For Pegida followers, Dresden has a special relationship with Russia. They chose a special place to solicit Putin’s help—an area only a few meters away from the Opera House. This is where the Russian President was awarded with the Saxon gratitude medal for assistance in cultural exchanges between the two countries. Dresden and Saint Petersburg have been considered sister cities. Before the current crisis, the Saxon capital was popular with Russian tourists. The first representative office of the Russian World Fund, founded on the German-Russian Institute of Culture was opened in Dresden.

The management of the Institute, however, is careful not to associate with Pegida. Wolfgang Schälicke, the Head of the Institute believes that the leader of the movement, Lutz Bachmann, is a criminal. Bachmann has had his days in court for theft and other crimes. The Prosecutor’s office has tried him on suspicion of incitement of inter-ethnic hostility. Pegida is trying to use Russia and Putin for their own interests, Schälicke believes. His Deputy, Vitaliy Kolesnik, made mention of a “provocation”.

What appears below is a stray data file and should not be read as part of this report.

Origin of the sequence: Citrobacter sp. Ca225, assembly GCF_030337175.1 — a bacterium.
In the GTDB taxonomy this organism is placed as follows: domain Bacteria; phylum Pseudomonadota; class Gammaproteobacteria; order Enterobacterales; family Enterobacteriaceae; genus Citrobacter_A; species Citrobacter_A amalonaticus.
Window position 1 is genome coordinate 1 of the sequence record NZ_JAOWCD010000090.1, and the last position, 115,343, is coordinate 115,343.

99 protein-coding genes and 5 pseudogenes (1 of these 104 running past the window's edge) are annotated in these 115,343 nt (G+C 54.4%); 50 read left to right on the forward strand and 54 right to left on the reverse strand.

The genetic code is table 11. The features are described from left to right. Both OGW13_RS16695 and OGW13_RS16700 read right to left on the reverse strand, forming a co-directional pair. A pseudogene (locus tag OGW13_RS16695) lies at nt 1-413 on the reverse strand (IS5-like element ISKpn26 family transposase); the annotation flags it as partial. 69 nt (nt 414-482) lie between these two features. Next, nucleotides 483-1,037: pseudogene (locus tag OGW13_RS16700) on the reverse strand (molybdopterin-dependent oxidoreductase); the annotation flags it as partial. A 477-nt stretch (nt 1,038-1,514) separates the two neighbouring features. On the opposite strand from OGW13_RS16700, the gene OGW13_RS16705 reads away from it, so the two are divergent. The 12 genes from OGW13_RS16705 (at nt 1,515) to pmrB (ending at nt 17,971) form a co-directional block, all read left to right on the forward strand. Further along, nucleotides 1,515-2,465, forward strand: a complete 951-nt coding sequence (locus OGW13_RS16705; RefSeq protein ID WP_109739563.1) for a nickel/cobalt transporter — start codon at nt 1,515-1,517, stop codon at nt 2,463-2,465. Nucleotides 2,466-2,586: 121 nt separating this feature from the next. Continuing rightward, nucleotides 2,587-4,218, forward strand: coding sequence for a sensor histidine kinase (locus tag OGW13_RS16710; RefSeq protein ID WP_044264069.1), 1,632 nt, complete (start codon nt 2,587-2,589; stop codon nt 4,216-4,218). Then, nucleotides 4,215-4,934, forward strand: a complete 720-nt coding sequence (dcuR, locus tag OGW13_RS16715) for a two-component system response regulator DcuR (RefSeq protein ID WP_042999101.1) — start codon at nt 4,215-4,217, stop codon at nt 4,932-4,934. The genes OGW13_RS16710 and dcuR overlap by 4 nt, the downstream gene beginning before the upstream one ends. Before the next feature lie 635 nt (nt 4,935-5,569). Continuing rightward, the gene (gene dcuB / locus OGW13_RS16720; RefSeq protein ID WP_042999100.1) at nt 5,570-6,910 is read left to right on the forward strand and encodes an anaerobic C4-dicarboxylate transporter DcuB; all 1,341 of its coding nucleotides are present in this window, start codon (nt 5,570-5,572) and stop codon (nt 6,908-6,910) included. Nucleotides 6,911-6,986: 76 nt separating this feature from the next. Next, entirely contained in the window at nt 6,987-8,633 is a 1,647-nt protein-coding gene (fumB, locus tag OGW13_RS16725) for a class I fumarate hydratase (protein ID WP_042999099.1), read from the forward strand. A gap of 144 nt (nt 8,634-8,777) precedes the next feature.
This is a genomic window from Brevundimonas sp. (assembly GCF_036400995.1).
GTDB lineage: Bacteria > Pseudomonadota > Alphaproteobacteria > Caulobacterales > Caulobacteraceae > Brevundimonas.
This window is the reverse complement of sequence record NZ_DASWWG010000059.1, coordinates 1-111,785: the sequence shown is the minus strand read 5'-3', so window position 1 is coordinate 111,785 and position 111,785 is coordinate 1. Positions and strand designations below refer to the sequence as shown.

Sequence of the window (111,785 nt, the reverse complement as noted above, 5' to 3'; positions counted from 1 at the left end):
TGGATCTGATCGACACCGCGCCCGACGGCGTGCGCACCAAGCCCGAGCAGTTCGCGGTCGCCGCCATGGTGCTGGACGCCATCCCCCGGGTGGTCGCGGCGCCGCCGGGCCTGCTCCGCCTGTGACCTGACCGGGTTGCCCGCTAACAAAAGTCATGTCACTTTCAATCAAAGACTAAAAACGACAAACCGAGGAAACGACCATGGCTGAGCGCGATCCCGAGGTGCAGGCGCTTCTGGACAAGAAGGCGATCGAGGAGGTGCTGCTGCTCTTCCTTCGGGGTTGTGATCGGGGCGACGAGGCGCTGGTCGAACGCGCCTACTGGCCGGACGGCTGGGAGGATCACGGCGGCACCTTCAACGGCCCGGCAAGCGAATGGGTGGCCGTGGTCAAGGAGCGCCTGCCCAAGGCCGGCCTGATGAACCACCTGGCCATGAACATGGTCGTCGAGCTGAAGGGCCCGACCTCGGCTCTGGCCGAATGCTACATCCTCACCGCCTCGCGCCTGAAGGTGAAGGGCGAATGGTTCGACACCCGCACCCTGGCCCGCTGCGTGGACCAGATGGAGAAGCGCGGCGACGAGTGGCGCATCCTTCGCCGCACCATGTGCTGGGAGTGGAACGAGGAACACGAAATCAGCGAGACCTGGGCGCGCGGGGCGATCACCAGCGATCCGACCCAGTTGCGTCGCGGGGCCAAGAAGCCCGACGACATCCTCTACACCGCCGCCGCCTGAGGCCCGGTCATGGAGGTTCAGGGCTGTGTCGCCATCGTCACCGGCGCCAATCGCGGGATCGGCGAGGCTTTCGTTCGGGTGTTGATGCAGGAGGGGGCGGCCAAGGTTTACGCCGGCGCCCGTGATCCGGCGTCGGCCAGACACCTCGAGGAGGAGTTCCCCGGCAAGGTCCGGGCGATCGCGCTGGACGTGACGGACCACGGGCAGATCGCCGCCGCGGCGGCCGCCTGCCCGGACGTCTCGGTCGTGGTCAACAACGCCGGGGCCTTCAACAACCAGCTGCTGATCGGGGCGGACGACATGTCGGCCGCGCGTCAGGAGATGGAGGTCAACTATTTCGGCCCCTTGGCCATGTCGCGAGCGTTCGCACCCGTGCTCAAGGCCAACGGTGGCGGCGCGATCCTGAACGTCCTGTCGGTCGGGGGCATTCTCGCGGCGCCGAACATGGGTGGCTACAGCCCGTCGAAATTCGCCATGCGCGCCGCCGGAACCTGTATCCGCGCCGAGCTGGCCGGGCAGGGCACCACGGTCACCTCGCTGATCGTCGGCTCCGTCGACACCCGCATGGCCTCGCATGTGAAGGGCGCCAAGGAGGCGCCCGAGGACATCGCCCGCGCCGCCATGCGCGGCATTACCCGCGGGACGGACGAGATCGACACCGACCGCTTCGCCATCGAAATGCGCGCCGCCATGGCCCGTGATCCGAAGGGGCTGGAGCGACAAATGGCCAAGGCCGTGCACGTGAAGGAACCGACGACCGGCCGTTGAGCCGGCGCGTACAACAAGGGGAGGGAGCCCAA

Many migrants from the former USSR that reside in Dresden are sympathetic to the Pegida movement.  According to media, more than fifteen thousand Russians live in the Saxon capital. Some of them admit to fear of rising crime caused by migrant Muslims. That is one reason they go to the Pegida protests. Meanwhile, Russians face a dilemma because the Pegida movement is too radical to openly support.

A local man in his 30’s was afraid that if Pegida were to come to power people like him could be asked to leave the country. For that reason he simply prefers to avoid the movement.

  Russia, the world